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Looking for an Intelligence Career? Learn the Peril of This Acronym

Looking for an Intelligence Career? Learn the Peril of This Acronym


By Erik Kleinsmith, Staff, Intelligence Studies, American Military University

Like the military and many other highly technical professions, the world of intelligence loves acronyms. We use acronyms to the point that they become words themselves. We even take acronyms and embed them into other acronyms. We love them because they help simplify our day to day communications between those who understand their meaning. To those outside of the intelligence community, it can appear as if we’re speaking a different language altogether.

One acronym that is almost uniformly misunderstood and yet hated in the intelligence community is LPTA. Indeed the mention of it evokes emotions of frustration and disgust from both government managers and contractors who understand what it means, albeit for different reasons. Those seeking an intelligence career need to understand what LPTA means and why to be very very wary of it.

[Related Article: Intelligence Career Expands Beyond the Core Intelligence Community (And So Should Your Job Search)]

LPTA stands for Lowest Price Technically Acceptable. It is a criterion the government uses for selecting contracts for both equipment and services. Federal Acquisition Regulation (FAR) 15-101.2 states that LPTA competitions are “appropriate when best value is expected to result from selection of the technically acceptable proposal with the lowest evaluated price.” When a contract to provide intelligence analysts to work for a particular agency is solicited by the government as an LPTA opportunity, companies that want to win this work must show in their proposal that they can meet the minimum standards for quality and expertise. They must then show that they can do this work at the lowest price among competitors who can also meet the same standards.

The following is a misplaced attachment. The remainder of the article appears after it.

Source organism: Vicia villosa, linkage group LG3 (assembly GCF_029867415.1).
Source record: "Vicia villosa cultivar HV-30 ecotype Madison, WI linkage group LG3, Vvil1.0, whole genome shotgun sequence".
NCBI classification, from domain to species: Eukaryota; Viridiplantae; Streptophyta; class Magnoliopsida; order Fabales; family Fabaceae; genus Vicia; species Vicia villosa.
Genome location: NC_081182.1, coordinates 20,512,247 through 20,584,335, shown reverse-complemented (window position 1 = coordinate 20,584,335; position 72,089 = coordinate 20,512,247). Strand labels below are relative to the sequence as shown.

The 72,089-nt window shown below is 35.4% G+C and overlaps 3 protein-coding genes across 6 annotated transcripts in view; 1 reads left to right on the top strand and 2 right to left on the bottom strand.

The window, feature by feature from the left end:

On paper, LPTA solicitations sound great. The government is getting the best value by awarding contracts to the lowest-price bidder who meets the technical requirements of the work. LPTA works well when the government clearly lays out the technical and personnel requirements of a program and there is little risk in quality with the lowest price offeror.

Unfortunately, the business of intelligence is primarily about people and it’s the quality of people that matters, especially when it’s related to our national security. Intelligence contracts that use LPTA with loosely written technical requirements quickly become lowest-price shoot-outs virtually absent of quality. As long as a bidding company can demonstrate it can meet the minimum technical requirements in its proposal (e.g., provide quality personnel, deliver products on schedule, etc.), the only thing left to compare to other bidders is price. As a result, the winner of the work is the one who has the lowest price. That is often detached from reality.

This is also known as “diving for the basement” among competitors. Capture managers (i.e. those in the corporate world looking to win new business) will end up sacrificing profit and salaries of their people in order to be the lowest. To paraphrase more than one capture manager I knew, “I would rather win the work and let the program manager worry about how to fill the low-salary positions than not win the work at all.” While a win is a win in the corporate world, program managers, hiring managers, and even government supervisors who actually have to work in this environment also have to deal with several unintended consequences of LPTA programs. Among the most significant are the following:

LPTA bids are stacked against incumbents. Quite simply, contractors who have people working on a LPTA-bid program coming up for re-compete have to bid with real people while competitors can bid fiction. As long as competitors can prove that they will provide intelligence analysts who will meet the baseline qualifications, it is easier for them to bid much lower and worry about the costs of actually hiring qualified people later. Incumbents are therefore faced with three choices: